This catalog of shortcomings was true in many respects, and understanding why is important. The Great War for Empire was a war of conquest, requiring extended offensives far from the homes of most militiamen. But the militia was a system for local defense. Large numbers of militiamen could not be absent long without leaving their colonies vulnerable to enemy raids and without dislocating the local economy. Militiamen were part-time citizen-soldiers who had to run businesses, tend crops, and conduct the fishing and fur trades. Consequently, authorities hesitated to impose militia drafts and instead relied on volunteers, who came primarily from the lowest social strata. In the few cases when a colony resorted to a draft, the sending of substitutes and paying of commutation fines ensured that few middle- or upper-class citizens served. But of all the high-ranking British officers serving in North America, Lord Loudoun alone seemed to realize that colonists marching with English regulars against some distant fort were different from the men enrolled on militia musters. “The Militia,” he wrote, “are the real Inhabitants; Stout able Men, and for a brush, much better than their Provincial Troops, whom they hire whenever they can get them, and at any price.” Almost all other British officers confused the expeditionary forces with the actual militia, thus misjudging the militia’s military potential in defense of its own terrain.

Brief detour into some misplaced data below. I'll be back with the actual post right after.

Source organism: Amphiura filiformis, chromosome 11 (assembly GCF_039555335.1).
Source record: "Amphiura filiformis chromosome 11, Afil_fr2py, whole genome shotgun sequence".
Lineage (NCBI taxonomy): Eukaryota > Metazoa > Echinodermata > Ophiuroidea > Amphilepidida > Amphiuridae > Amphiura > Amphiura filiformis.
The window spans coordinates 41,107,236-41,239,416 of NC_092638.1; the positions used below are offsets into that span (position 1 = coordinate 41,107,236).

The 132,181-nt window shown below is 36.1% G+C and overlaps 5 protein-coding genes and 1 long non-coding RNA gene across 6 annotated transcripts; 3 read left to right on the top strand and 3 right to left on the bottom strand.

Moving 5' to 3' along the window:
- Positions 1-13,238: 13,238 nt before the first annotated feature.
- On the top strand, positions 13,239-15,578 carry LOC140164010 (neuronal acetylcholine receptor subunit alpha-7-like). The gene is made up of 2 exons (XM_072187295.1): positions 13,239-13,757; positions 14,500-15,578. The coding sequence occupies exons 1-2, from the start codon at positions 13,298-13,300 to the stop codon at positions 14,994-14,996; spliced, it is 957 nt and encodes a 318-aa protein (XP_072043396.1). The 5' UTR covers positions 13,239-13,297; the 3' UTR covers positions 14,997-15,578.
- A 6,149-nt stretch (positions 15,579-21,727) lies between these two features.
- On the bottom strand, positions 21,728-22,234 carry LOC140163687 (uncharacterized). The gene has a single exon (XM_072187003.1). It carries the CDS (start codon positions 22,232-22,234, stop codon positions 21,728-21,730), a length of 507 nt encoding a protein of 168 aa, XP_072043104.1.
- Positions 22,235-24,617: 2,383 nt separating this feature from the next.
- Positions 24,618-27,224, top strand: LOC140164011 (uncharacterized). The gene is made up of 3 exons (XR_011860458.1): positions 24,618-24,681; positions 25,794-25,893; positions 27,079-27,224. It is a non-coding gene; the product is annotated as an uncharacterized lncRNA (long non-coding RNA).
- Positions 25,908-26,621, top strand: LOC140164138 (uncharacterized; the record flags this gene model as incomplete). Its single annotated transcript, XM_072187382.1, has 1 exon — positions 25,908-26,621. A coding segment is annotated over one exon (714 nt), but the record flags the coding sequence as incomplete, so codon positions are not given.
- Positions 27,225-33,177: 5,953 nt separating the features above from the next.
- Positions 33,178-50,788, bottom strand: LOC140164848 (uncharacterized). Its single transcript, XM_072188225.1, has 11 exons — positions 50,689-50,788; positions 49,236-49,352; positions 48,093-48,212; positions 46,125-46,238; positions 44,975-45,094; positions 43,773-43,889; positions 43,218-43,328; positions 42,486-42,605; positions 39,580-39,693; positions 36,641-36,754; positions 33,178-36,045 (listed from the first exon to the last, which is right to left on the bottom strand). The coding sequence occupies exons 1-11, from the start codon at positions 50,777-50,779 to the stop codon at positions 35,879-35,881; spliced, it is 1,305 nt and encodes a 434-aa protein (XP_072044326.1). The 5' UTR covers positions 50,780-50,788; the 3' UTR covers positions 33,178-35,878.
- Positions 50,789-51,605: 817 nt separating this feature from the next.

Holding such a low opinion of colonial soldiers, British officers relegated them to auxiliary functions. They built roads, served as wagoners and boatmen, and repaired and constructed forts. With their aristocratic ties and long years of experience, English officers were reluctant to treat American officers, who were usually young and newly commissioned, as equals. While provincial officers had traditionally relied on exhortation and admonishment to maintain discipline, English officers inflicted ferocious punishment upon enlisted men, including liberal use of the lash and, for serious offenses, execution by hanging or firing squad. To colonial soldiers, whippings and executions were horrific and unnecessary. And because the redcoats engaged in swearing, excessive drinking, and whoring, the colonists also condemned them as profane, irreligious, and immoral—pollutants in a pure land. And initial British defeats mingled with earlier memories, making a lasting impression. The Walker expedition, Cartagena, Braddock, Loudoun at Louisbourg—what right did professionals have to claim superiority? All in all, serving with British regulars graphically reminded colonists of a standing army’s threat to free people living in a free society, and persuaded them that their own military institutions were morally and militarily superior.